David Colley has performed a valuable service in researching and gathering material before it was too late; this includes oral histories of photographers, the men and women they photographed, and their relevant friends and families. He has unearthed obituaries in local papers and a few from the New York Times. The resulting book is clearly a labor of love and a welcome homage to unsung individuals like infantryman Farris Tuohy (46, 48), nurse Evangeline Coeyman (79–80), and pilot Robert Hite (74), who risked their lives during World War II.

[1] He has written three other books on the war: The Road to Victory: The Untold Story of World War II's Red Ball Express (NY: Warner, 2001), Blood for Dignity: The Story of the First Integrated Combat Unit in the U.S. Army (NY: St. Martin's, 2003), and Decision at Strasbourg: Ike's Strategic Mistake to Halt the Sixth Army Group at the Rhine in 1944 (Annapolis: Naval Inst Pr, 2008).

[2] An unknown photographer shot this image four hours after the troops had gone ashore. Rumors persist that the famous photograph was of a reenactment. MacArthur's landing craft ran aground fifty feet from shore, it is alleged, and he had to wade ashore through the shallows. He came to treasure this photograph, nevertheless.

[3] He had met the President as early as 1933. He often played for him alone or accompanied the choir of the Atlanta First Congregational Church (16–17).

[4] Or (anonymously) on a US postage stamp (65)!

[5] Young Mauldin collected his remarkable European theater cartoons with a simple contemporary commentary in Up Front: World War II Cartoons and Autobiography (NY: Henry Holt, 1945). More of Tom Lea's Pacific-theater paintings are in Winston Churchill and the editors of Life, The Second World War, vol. 2 (NY: Time, 1959) 334–39, 460, 484–87; the same book gathers many World War II photographs and art from Life, including Lea's. On World War II paintings, see, e.g., Monica Bohm-Duchen, Art and the Second World War (Princeton: Princeton U Pr, 2013), with my review at MiWSR 2014-071, and, online, They Drew Fire: Combat Artists of World War II (PBS) .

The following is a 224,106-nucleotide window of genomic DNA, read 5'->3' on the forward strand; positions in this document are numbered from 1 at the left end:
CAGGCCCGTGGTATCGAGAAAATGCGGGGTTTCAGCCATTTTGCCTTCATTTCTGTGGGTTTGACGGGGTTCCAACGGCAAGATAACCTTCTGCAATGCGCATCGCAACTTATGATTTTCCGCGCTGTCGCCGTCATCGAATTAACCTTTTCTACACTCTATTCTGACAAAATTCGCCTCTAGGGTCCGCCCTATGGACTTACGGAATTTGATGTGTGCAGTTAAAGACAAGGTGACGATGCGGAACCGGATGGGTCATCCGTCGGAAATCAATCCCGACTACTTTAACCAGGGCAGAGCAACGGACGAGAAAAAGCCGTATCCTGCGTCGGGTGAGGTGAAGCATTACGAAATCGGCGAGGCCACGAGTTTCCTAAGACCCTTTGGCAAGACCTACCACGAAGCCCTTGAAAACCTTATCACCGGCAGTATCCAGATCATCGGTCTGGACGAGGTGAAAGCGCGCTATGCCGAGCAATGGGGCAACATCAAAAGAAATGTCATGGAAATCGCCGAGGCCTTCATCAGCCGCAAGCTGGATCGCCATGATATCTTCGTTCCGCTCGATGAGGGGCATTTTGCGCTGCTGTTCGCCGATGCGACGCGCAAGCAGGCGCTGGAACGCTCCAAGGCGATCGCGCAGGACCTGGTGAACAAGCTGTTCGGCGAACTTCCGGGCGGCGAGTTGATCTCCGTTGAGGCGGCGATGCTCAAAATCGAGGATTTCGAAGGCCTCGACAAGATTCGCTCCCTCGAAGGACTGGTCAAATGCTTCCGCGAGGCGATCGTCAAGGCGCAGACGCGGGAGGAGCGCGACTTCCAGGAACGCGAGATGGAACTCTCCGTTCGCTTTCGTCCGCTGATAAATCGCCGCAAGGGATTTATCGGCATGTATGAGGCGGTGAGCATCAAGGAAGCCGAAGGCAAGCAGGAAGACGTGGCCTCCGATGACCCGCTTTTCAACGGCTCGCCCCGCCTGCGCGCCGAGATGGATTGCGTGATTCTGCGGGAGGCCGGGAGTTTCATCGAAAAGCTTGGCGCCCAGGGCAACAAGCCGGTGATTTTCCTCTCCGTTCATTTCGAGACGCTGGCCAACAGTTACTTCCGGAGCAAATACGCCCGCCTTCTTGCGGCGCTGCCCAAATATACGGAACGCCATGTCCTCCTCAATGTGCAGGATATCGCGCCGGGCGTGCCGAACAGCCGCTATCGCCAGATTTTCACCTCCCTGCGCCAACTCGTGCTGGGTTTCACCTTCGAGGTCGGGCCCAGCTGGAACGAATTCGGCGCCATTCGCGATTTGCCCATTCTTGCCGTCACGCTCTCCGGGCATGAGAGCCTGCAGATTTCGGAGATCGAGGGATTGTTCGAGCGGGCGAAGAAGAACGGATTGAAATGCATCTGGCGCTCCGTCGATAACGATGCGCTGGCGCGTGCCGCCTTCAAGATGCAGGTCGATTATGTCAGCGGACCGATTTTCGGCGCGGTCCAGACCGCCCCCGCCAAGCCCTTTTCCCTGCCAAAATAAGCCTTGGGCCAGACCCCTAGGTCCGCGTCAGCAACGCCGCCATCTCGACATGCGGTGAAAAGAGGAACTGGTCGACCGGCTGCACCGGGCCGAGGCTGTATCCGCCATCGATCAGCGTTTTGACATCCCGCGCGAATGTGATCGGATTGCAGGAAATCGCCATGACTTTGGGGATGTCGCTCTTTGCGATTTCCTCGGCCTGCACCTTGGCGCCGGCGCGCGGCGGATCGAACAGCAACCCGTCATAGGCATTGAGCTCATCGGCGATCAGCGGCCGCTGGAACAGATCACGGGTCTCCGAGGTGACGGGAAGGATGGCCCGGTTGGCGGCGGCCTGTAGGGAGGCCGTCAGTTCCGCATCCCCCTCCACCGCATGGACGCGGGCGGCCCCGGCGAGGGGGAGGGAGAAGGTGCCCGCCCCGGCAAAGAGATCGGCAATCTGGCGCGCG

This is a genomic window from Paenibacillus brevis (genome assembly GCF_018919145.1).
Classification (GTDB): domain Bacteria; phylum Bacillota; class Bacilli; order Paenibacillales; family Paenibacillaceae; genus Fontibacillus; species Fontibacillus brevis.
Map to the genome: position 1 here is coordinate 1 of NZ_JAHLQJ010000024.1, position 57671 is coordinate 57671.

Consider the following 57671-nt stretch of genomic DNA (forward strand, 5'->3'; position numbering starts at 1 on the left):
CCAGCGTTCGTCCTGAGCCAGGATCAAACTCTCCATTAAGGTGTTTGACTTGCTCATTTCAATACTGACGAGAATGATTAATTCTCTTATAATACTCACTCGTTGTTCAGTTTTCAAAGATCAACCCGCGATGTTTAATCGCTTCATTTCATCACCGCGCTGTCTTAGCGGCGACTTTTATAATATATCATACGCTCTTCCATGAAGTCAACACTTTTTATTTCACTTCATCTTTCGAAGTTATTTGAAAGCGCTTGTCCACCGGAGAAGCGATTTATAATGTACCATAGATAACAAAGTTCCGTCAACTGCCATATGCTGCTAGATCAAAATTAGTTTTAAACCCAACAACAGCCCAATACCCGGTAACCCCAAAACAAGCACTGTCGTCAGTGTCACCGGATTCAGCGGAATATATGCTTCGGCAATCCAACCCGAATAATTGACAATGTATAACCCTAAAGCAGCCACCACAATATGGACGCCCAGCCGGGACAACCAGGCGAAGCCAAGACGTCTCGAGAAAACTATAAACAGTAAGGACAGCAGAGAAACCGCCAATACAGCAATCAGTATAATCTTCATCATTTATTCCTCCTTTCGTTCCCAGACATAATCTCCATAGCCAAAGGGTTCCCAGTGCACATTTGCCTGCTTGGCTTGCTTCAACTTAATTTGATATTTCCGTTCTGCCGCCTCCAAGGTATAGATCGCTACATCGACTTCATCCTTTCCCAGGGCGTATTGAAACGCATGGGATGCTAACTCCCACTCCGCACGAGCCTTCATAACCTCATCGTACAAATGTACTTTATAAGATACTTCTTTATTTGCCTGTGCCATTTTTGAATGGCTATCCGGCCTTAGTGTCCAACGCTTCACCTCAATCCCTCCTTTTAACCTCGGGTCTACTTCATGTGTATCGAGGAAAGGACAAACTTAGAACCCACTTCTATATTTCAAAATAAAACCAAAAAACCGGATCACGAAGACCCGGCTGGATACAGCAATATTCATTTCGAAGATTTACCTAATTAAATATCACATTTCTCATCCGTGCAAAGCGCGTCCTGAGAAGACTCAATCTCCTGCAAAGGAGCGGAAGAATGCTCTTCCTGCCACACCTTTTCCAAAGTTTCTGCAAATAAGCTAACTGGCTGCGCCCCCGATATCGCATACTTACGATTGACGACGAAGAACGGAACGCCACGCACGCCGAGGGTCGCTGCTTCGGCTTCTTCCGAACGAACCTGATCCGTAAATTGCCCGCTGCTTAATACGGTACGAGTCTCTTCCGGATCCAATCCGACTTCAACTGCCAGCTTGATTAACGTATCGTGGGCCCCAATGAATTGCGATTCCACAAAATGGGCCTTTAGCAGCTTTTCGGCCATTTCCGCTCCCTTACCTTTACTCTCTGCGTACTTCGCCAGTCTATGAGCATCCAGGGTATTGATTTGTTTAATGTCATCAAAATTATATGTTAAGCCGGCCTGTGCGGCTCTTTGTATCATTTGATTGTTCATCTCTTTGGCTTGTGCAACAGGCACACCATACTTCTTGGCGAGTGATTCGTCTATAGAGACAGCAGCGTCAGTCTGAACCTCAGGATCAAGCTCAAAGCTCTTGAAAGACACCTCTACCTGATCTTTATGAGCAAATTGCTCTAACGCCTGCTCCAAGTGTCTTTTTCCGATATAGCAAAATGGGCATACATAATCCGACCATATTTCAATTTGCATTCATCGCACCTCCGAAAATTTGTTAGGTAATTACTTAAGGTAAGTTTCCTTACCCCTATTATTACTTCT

[6] Life magazine struggled for a year to obtain US Government Censors' approval for this, the first image of American war dead to appear in any American publication. The issue allegedly went up to President Franklin D. Roosevelt himself before the editors gained official permission. These two iconic images are reproduced in Churchill et al. (note 5 above) 446–47 and Life's Picture History of World War II (NY: Time, 1950) 207.

[7] For a survey of the chief American military photographers of the war, Colley cites Peter Maslowski, Armed with Cameras: The American Military Photographers of World War II (NY: Free Press, 2008). Maslowski's father was among his European front-line and dark-room informants.

[8] For eleven photographs of the event by various photographers, with the AP's Hal Buell's explanation of the confusion over the unposed 23 Feb 1945 picture, see The Inside Story of the Famous Iwo Jima Story (CNN).

[9] Maynard Smith's Wikipedia entry includes a link to a rousing five-minute War Department film about him and his award .